Research and Development

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Research and Development
Cost Effective Solutions to the Petroleum Industry

Over a decade of research and development, we learned how to tackle the most demanding challenges from the drilling, stimulation, and EOR problems. Most of these outlined snapshots of research ventures were part of graduate research programs at the Colorado School of Mines.

The photo shows a peak to the Rocky Mountains graced by the Capital letter “M” to celebrate the location and prominence of the Colorado School of Mines. Against this backdrop, serious research and development were done with the collaboration and sweets of many, including graduate and undergraduate students, and supporting staff.

 We have alliances with significant laboratory capabilities that allow us to quickly tap a lab setting with all the tools required to initiate a laboratory study.

The following snapshots are only a glimpse of the possibilities.

  • Chemical EOR Research
  • Stimulation and Formation Damage Research
  • Drilling Research
  • Production Research

Chemical EOR Research

Chemical EOR research started in earnest in the early days of 1985. Considerable experimentation were carried out in all types of porous media (sandpacks, Berea cores, limestone, extra) to study varieties of oil displacement mechanisms under high and low tension environments.

A list of major EOR projects included the following:

1. Linear scaling of low tension (micellar) flooding process in porous media.
2. Imbibitions oil recovery in low interfacial tension static fluid system.
3. Dynamic imbibitions oil recovery in Fractured carbonates.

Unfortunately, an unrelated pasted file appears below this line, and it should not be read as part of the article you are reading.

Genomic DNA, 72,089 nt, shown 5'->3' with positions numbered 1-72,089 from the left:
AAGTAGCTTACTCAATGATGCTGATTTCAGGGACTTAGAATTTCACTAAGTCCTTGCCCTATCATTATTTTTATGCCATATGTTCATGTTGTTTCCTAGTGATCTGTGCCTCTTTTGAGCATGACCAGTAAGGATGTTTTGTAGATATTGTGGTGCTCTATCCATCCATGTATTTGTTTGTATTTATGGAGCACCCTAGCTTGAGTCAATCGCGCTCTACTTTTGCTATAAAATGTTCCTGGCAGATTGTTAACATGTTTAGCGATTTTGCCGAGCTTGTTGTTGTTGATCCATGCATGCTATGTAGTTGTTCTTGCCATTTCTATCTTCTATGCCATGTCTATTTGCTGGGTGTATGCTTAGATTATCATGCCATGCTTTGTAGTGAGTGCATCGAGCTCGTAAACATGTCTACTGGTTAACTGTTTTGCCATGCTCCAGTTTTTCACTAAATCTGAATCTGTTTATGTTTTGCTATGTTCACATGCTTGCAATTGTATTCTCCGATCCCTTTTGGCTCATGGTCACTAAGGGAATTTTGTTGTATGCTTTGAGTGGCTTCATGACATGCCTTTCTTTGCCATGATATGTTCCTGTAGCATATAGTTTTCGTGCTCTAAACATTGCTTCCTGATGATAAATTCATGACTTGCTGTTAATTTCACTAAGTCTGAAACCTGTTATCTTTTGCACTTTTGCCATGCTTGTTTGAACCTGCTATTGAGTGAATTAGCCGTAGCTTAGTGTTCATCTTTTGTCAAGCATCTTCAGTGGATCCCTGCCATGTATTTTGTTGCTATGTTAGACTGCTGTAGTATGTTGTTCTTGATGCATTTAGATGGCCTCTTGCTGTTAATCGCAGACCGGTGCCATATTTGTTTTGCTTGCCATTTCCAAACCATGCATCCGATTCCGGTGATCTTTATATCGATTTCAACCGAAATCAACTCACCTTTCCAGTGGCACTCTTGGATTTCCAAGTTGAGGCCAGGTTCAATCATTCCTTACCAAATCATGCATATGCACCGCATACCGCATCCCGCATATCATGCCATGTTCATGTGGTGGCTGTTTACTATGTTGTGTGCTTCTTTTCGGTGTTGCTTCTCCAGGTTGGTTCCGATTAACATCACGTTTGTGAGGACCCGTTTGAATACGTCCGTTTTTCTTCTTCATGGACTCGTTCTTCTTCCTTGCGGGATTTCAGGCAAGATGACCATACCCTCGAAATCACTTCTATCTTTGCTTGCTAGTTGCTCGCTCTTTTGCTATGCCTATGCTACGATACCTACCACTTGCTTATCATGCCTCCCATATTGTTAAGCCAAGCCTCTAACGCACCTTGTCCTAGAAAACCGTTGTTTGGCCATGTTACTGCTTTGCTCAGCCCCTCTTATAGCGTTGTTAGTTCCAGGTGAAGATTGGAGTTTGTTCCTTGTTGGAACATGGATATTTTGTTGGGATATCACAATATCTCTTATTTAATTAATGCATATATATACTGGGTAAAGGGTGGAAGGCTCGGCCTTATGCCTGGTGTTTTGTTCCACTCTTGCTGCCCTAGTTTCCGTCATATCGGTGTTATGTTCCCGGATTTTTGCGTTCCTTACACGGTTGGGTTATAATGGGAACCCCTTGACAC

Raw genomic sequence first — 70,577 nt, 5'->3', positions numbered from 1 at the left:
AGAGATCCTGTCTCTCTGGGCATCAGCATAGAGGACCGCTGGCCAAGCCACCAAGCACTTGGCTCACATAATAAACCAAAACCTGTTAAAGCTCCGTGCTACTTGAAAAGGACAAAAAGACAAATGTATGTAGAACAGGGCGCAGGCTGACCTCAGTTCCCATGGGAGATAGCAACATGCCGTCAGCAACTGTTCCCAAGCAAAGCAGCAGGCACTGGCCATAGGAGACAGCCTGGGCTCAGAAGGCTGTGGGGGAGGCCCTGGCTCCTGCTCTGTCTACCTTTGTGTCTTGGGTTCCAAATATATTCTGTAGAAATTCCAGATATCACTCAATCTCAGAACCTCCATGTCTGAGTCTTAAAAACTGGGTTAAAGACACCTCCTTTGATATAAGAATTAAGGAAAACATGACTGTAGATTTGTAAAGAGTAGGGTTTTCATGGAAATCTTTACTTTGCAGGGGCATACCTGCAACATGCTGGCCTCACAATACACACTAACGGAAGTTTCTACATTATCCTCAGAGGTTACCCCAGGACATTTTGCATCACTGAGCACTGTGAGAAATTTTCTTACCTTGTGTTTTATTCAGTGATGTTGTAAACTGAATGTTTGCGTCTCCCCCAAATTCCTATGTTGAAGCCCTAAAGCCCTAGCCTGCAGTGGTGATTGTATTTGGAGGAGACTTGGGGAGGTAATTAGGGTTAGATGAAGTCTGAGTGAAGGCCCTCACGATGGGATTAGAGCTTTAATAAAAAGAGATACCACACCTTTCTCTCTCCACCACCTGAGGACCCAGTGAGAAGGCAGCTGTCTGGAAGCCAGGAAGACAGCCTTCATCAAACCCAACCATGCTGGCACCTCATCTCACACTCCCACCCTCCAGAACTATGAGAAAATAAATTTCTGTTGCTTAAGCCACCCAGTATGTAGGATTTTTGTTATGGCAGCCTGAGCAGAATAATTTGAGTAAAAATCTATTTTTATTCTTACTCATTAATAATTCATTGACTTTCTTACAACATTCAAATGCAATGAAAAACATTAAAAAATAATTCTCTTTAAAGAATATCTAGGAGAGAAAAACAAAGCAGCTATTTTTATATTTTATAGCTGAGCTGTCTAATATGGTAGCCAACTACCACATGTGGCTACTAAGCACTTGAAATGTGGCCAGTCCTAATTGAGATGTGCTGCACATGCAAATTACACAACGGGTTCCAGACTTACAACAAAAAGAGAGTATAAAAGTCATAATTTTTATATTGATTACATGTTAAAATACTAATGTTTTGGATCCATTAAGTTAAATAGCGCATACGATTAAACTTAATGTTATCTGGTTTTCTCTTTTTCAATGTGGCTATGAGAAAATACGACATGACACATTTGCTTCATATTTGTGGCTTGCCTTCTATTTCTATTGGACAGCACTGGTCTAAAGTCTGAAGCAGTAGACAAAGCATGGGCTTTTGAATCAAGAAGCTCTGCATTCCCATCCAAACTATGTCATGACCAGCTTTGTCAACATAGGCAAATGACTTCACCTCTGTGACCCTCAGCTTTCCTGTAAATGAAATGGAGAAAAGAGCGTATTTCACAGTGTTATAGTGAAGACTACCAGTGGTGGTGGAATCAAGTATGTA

Stimulation and Formation Damage Research

Foam Diversion in multilayer’s (permeability) system

A two years research studied the use of foam as a blocking agent to divert acid to damaged zones. Massive core holders were designed to accommodate 3 feet long cores at high pressure. Foam generation was controlled at specific desired quality at any given pressure. Attempts were made to look at fractured rock and foam flow through fractures. This research delivered field guidelines to design and implement a successful foam diversion process for stimulation purposes.

The following issues were addressed experimentally:

  • Investigate the performance (rheology and mobility) of polymer enhanced foam (PEF) in linear and radial flow systems (single layer fluid flow mechanics study). the effect of foam slug size, post-foam injection rate, foam quality, effect of residual oil will be the primary variables
  • Modeling the foam diversion process to match experimental and field data.

This research was supported by a JIP (Joint Industry Project) of major operators and has resulted in several PH.D. and MS theses at the Colorado School of Mines during the years 1995 to 1997.